Described by The Mail on Sunday as, “the most politically incorrect play in the West End… and probably the funniest”. On discussing perfecting his Irish accent, Daniel said his father’s from Northern Ireland and he was “pretty pleased”.

He will reprise the role along with all the other cast members at the Cort Theatre on Broadway this Spring for a strictly limited engagement.

Daniel was excellent, both on and off stage. Every night after his performance he met the hordes of fans at the stage door. When he signed this sketch he apologised, “I’m sorry my signature’s not very good tonight.” Given he writes his full name out with the tangled ‘liffe’ at the end, I think he does exceptionally well, and as a collector it’s good to get all variation.

Drawing: Daniel Radcliffe in Equus and How to Succeed in Business Without Really Trying

Daniel Radcliffe

 

A couple of sketches of Daniel Radcliffe, from Equus on West End and Broadway, and also one from How to Succeed in Business Without Really Trying, which was Broadway only.

Daniel signed for me at the London premiere of The Woman in Black in 2012

My other Daniel Radcliffe sketch is here.

Drawing: Daniel Radcliffe in Equus

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When Richard Griffiths passed away earlier this year, Daniel Radcliffe lead the tributes:

“Richard was by my side during two of the most important moments of my career. In August 2000, before official production had even began on Potter, we filmed a shot outside the Dursley’s, which was my first ever shot as Harry. I was nervous and he made me feel at ease. Seven years later, we embarked on Equus together. It was my first time doing a play, but, terrified as I was, his encouragement, tutelage and humour made it a joy. Any room he walked into was made twice as funny and twice as clever by his presence. I am proud to say I knew him.”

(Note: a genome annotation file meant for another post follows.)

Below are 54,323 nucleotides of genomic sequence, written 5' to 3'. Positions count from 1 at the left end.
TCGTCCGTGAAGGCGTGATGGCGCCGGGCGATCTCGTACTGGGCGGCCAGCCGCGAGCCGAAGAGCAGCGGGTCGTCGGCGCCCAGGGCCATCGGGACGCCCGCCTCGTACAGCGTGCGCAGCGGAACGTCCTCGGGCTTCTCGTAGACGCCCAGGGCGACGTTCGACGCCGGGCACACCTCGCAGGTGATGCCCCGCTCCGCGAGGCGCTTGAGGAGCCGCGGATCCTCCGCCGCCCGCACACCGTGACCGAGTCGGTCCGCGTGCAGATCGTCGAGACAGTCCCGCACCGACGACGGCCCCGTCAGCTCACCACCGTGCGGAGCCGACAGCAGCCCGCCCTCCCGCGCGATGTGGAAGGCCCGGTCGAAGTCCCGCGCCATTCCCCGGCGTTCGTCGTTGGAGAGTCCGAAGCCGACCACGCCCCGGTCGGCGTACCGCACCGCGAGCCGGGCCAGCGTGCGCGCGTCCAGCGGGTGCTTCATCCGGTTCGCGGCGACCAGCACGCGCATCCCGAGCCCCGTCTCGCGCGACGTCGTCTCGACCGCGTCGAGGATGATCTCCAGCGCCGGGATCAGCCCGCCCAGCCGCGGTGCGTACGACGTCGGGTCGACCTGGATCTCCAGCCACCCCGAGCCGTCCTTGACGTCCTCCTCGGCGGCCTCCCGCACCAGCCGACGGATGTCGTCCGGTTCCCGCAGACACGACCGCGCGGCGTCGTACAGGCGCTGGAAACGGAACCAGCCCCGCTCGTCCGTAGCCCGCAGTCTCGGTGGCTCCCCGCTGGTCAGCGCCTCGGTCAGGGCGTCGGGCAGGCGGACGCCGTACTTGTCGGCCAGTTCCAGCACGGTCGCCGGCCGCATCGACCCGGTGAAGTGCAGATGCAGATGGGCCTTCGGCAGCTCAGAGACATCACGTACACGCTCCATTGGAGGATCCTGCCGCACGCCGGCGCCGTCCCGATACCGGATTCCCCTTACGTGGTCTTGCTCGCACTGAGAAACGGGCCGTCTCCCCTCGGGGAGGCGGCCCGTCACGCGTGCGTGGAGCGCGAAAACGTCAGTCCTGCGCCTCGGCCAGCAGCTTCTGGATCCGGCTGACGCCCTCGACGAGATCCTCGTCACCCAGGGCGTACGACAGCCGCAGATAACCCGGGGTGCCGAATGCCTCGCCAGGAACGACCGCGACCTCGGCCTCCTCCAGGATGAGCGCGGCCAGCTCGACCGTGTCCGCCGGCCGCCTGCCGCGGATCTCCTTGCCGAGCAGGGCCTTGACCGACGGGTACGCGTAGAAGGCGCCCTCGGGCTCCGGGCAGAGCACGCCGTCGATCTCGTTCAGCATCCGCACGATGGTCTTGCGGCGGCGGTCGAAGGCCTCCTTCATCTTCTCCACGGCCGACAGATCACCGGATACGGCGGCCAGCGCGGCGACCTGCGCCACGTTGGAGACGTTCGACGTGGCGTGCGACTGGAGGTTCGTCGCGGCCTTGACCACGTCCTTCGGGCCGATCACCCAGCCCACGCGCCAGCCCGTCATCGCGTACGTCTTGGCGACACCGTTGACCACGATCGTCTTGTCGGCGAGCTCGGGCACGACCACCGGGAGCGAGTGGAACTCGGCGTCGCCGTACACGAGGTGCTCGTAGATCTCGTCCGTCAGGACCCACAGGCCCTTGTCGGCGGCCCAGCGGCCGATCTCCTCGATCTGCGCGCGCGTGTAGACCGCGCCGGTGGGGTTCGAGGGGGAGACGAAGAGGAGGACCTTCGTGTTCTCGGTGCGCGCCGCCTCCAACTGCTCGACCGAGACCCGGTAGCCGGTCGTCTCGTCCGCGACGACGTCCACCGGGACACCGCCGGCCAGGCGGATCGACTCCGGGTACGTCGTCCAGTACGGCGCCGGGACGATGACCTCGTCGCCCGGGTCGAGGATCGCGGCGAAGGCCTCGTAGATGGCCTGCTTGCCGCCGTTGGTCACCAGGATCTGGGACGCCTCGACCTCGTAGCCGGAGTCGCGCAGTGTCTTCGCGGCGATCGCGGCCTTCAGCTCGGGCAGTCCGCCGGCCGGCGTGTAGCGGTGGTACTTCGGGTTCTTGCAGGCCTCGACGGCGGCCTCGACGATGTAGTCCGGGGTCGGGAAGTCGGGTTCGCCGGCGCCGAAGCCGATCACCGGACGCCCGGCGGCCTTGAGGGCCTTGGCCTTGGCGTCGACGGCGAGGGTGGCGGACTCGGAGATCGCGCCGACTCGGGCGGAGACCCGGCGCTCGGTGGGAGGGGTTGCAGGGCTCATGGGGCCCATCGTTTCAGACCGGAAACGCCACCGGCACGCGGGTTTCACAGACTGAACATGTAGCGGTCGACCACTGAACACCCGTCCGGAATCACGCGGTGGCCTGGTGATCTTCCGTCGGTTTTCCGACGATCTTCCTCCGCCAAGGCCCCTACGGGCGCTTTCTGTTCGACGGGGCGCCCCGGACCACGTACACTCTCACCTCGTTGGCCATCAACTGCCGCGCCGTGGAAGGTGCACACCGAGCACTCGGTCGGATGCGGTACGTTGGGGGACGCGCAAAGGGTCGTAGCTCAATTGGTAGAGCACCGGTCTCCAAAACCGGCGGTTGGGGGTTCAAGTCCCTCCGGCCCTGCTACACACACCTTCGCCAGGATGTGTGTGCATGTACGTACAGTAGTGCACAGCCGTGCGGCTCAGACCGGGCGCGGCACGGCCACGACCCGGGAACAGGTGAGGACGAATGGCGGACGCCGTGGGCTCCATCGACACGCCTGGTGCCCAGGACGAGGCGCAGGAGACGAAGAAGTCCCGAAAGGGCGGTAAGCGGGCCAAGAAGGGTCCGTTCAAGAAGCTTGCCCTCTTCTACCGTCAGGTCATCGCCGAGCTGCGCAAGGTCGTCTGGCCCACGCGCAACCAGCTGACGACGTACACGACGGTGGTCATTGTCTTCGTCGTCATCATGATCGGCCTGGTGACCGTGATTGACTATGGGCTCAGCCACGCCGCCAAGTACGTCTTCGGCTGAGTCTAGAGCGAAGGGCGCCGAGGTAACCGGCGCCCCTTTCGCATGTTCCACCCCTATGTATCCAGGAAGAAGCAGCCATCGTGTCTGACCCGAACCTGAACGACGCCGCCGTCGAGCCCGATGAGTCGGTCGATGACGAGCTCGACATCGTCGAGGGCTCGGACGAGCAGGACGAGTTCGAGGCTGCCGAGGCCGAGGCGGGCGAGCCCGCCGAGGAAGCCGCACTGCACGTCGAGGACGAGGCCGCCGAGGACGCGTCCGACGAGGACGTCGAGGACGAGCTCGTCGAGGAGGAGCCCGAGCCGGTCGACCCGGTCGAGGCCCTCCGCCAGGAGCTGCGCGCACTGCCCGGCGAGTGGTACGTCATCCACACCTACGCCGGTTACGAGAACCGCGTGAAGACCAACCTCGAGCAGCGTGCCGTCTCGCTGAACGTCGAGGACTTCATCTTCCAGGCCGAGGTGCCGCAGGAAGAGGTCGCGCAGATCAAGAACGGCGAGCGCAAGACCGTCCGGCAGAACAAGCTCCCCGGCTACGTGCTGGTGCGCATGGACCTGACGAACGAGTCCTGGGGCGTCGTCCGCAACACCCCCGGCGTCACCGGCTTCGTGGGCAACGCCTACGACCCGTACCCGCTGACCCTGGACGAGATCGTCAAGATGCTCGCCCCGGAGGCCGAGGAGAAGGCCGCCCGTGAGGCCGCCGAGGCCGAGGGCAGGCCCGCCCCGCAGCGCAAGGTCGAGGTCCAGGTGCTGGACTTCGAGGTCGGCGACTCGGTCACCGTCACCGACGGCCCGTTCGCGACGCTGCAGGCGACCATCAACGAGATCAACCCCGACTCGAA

Peter Shaffer’s Equus is a favourite of mine, both on screen and stage. A revival, directed by Thea Sharrock opened at the Gielgud Theatre in Shaftesbury Avenue in February 2007 and subsequently transferred to the Broadhurst Theater on Broadway, running until February 2009. Daniel received a Drama Desk Award nomination for Outstanding Actor in a Play.

I did a quick ‘montage’ sketch of Daniel as Alan Strang, the boy who blinds a number of horse with a hoof pick and Richard’s Martin Dysart, a child psychiatrist trying to understand the cause of the boys actions, while wrestling with his own sense of purpose.

In the mayhem that surrounds Daniel I risked damage at this year’s Olivier Theatre Awards at the Royal Opera House to get it signed. Daniel’s signature is always his full name, so that combined with haste to sign as many as possible means the final ‘graph can vary in quality. However, he did take the time to dedicate it to me and seemed genuinely touched by the drawing.

I had also drawn another sketch of just Daniel with Richard behind him, so dropped it into the rehearsal room where Daniel was preparing for The Cripple of Inishmaan (currently in previews at the Noël Coward Theatre). I also enclosed a flyer for him to sign, which he did and sent it back. As you can see, the more ‘relaxed’ ‘graph is a model of legibility.

inishmaan flyer001